Some worrying statistics were highlighted in a recent Scottish Widow’s Women and Retirement report which showed that many women’s retirement plans may be at risk. Of the 10,314 adult women they surveyed, they found that 48% were totally unaware of what happens to their pension when a marriage breaks down.
As you’d expect, once you’ve been through it, the understanding of the impact increases. 40% of divorced women said their retirement prospects deteriorated as a result of the split, while 10% said they were now relying on the State Pension to provide an income in retirement.
The facts are that women going through a divorce are collectively missing out on more than £5 billion a year in pension payments simply by not getting the right advice. Finding out what you may be entitled to could make all the difference.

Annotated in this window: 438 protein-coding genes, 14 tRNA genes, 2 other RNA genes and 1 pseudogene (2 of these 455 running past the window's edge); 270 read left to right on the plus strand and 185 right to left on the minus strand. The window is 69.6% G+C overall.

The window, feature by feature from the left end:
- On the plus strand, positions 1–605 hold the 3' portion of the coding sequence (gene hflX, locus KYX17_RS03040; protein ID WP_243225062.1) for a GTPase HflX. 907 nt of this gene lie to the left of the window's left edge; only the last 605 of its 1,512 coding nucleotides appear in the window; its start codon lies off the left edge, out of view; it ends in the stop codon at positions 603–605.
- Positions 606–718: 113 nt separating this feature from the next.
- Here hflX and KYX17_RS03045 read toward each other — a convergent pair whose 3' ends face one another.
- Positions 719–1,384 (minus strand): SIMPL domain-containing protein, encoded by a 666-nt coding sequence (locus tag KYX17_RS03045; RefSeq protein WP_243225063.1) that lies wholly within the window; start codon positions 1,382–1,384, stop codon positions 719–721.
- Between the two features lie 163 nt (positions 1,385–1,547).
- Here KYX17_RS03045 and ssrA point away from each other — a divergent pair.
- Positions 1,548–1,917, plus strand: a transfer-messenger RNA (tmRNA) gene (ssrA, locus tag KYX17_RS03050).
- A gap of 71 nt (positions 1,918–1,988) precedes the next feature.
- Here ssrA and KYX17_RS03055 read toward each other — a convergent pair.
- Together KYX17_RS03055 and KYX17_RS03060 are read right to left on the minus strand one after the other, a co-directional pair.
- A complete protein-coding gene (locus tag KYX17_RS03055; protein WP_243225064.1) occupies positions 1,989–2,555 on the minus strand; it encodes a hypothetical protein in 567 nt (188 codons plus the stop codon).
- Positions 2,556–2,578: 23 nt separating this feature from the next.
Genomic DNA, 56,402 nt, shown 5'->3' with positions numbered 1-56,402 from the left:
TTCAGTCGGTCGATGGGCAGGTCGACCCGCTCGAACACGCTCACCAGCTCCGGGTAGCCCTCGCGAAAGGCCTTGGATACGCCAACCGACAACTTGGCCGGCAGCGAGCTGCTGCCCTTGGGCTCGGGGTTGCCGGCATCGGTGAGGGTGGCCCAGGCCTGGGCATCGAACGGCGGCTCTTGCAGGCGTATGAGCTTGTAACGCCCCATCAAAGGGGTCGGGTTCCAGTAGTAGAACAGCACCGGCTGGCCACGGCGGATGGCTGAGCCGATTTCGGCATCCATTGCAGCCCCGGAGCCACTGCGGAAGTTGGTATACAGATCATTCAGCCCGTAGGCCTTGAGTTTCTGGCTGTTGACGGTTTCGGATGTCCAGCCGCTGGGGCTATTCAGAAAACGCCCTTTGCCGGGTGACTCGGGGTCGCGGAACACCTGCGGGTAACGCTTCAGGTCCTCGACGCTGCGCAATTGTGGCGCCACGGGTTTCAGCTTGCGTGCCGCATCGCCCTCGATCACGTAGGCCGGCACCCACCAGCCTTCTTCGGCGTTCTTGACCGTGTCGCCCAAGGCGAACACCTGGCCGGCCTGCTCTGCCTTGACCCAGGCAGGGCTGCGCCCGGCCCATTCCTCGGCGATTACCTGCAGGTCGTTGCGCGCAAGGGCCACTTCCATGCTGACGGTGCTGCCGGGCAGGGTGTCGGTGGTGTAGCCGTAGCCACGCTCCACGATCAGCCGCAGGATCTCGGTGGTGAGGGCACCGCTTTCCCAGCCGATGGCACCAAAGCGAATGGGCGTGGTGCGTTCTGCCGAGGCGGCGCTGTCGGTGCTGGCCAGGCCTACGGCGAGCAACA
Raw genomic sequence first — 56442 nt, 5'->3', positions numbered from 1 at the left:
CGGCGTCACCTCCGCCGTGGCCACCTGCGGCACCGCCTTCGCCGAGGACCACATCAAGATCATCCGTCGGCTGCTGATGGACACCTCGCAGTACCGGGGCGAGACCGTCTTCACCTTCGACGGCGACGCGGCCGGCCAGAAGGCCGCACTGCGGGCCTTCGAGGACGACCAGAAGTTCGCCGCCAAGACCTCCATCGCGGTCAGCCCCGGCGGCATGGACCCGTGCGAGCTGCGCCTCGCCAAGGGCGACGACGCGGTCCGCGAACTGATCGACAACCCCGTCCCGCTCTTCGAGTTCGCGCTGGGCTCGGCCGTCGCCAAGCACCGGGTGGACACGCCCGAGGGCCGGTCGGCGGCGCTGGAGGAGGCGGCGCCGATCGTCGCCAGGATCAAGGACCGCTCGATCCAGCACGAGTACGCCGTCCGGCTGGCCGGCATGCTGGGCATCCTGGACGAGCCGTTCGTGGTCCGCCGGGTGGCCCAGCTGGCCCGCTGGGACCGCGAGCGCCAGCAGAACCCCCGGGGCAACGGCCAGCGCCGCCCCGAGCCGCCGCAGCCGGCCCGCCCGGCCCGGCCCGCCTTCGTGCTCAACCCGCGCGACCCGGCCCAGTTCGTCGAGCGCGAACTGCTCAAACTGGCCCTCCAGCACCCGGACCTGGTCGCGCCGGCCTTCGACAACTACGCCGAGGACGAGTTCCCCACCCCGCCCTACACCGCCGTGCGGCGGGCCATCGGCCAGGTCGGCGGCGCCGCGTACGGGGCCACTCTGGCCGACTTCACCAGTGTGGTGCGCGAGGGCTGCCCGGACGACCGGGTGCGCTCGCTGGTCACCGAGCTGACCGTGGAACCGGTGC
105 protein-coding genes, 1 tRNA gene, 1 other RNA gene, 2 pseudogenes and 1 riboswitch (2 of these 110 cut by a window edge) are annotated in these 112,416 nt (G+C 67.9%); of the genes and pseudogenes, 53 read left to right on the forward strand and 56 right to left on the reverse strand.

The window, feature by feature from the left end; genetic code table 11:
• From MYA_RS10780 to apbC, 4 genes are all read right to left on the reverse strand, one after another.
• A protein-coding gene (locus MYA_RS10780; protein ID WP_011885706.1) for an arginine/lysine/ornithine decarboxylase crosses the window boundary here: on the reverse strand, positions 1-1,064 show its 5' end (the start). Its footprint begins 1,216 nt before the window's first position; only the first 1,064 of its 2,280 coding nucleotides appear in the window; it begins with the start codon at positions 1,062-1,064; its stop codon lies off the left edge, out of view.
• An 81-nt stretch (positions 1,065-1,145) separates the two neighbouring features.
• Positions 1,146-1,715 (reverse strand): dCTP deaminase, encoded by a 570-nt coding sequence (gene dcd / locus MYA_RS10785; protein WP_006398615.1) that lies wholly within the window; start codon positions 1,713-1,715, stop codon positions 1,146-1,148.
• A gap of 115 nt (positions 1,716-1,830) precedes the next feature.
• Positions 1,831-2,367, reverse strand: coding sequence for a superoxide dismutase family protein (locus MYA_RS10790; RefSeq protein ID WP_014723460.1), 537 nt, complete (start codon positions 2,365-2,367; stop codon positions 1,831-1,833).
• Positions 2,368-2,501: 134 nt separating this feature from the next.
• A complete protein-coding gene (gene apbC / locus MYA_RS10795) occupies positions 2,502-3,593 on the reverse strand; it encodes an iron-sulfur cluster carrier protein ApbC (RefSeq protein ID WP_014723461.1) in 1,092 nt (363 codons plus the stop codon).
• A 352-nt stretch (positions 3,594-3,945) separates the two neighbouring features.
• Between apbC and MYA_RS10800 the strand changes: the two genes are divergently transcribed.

Catherine Stewart, retirement expert at Scottish Widows, said: “Relationship breakdowns can leave people really vulnerable, but, quite simply, they’re also throwing significant sums of money down the drain.”
Following a divorce, the non-earning spouse, typically female, could end up with a very low pension. In the report from Scottish Widows, 24% of women said they are unable to make any contribution towards their retirement savings following the break-up of their marriage.
Very few couples prioritise saving an equal share of the combined retirement savings, and as a consequence, a huge 71% of couples gave no consideration to pensions.
Ms Stewart at Scottish Widows concluded by saying:
“We would urge men and women to understand better the legalities around what happens to pension pots during divorce as often they are the second largest, if not the largest, asset a couple owns.”
If you need to discuss your finances with an adviser, please don’t hesitate to get in touch on 01483 205890.
Further information – The State Pension and Divorce / Dissolution